All men want to “get big” at some point in their lives.

Having a lot of muscle mass is a defining trait of being strong and masculine, and so I think we’re all programmed – on some level – to desire this outcome.

And it’s a noble pursuit… but there are risks and dangers that come along when you relentlessly pursue the path of “getting big”. Some of these risks are physical – herniating a disk in your lower back during a set of deadlifts or straining your rotator cuff while bench pressing, for example.

But I believe the biggest risk is a mental one. Below is the story of my experience with “getting big” and the psychological costs I paid along the way.

My Story: How I Got Obsessed with Bodybuilding

I was introduced to weight lifting after my first year of college.

After a career as a high school athlete where daily practices kept me in shape, I let myself go my freshman year of college… I put on the “freshman 15”.

At the end of the year I reacted swiftly – going on a strict diet of eating only to satisfy my hunger and running every day. This combination was extremely effective and by the end of the year I weighed a measly 145 pounds after ending the year at a chubby 175.

This left me weak and scrawny. 

While visiting my cousin that summer, he took me through a few P90X workouts that left me so sore that I could barely move without being in intense pain. I thoroughly despised everything about lifting weights… And that was my introduction to weight lifting.

Things changed two years later when I was working at a software firm in Madrid while living in Spain.

I was placed in a cubicle next to an amateur bodybuilder, and his passion for lifting weights, counting calories, and building muscle got me extremely curious.

I was still rather “small” from my weight loss experimentation, and I soon began a specific weight lifting routine he recommended in hopes of putting on some size… Before long I was counting my calories – and the idea of missing a workout was already beginning to seem like the end of the world to me.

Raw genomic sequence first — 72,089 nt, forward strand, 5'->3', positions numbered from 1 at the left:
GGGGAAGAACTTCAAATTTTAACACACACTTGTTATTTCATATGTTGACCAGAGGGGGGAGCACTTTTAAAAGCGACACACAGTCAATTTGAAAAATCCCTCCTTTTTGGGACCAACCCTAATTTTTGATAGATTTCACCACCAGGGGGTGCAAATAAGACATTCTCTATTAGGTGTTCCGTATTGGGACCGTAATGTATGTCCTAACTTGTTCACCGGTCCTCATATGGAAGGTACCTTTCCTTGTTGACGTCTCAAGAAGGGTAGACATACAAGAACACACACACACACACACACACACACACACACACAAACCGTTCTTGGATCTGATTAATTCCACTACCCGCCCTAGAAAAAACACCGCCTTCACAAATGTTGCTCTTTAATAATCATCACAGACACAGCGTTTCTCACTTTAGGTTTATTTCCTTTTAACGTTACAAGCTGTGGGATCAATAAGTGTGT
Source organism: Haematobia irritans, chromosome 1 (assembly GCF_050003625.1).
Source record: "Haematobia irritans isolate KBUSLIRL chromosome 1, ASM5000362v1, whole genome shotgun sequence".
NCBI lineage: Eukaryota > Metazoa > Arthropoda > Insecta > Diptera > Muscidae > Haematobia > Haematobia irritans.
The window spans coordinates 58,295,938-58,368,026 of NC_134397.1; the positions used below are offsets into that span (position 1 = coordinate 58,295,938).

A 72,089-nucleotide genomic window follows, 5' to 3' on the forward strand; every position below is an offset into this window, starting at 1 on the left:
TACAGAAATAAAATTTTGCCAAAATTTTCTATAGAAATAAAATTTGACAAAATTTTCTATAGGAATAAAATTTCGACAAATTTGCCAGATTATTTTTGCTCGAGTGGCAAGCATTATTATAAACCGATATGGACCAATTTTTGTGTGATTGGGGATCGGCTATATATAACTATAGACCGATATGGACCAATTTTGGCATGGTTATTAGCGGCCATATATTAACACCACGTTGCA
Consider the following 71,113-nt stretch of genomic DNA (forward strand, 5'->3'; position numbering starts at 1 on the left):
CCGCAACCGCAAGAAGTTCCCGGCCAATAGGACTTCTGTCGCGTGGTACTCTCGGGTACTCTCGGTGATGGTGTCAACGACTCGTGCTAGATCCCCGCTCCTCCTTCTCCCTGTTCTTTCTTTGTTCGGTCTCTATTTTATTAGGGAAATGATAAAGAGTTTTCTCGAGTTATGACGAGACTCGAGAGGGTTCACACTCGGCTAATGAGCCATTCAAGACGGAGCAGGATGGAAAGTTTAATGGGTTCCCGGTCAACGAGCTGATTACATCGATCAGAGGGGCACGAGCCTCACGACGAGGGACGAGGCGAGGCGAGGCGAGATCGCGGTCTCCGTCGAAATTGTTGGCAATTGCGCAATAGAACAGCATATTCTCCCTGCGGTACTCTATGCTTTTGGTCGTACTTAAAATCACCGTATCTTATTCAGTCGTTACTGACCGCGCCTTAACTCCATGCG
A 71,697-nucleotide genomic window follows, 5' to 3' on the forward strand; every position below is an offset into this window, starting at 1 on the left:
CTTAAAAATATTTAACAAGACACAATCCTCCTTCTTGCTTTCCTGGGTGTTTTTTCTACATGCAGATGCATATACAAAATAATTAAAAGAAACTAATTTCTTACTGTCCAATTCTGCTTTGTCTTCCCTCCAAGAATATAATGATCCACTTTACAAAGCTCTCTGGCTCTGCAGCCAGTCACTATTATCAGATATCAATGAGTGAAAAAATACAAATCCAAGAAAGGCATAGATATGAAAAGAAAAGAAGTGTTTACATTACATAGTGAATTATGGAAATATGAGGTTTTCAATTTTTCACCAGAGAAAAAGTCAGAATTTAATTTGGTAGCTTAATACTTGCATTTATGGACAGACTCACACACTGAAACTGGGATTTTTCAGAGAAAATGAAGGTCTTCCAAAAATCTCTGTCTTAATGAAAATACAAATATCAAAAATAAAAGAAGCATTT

I was hooked.

I spent my free time learning – and arguing – on the forums, buying countless supplements, worrying about hitting my target calories for the day, and looking at myself in the mirror. Before you know it I started a blog on the subject (that eventually turned into this site), self-published a beginner’s guide to bodybuilding, and quit my job as a software engineer to become a personal trainer…

It didn't happen overnight, but it was well worth it

Some of my progress during my long “bulking” phase

As you can see: weight-lifting began to rule my life.

I’d rarely go out and drink on the weekends, because I was afraid the alcohol calories would throw off my caloric balance… Yet I stuffed tubs of Ben and Jerry’s ice cream down my throat before going to bed to make sure I consumed the 4000 calories I needed to put on weight.

And I did put on weight, hitting 190 pounds at my heaviest… But not without ruining my digestive tract and causing a whole host of issues I continue to deal with today.

But I digress… The main cost of this obsession was a mental one: I was hyper-focused on building muscle and other areas of my life were taking a hit. I wasn’t confident because I wasn’t “big” enough. My relationships took the back seat to my body. It was a fucking disaster…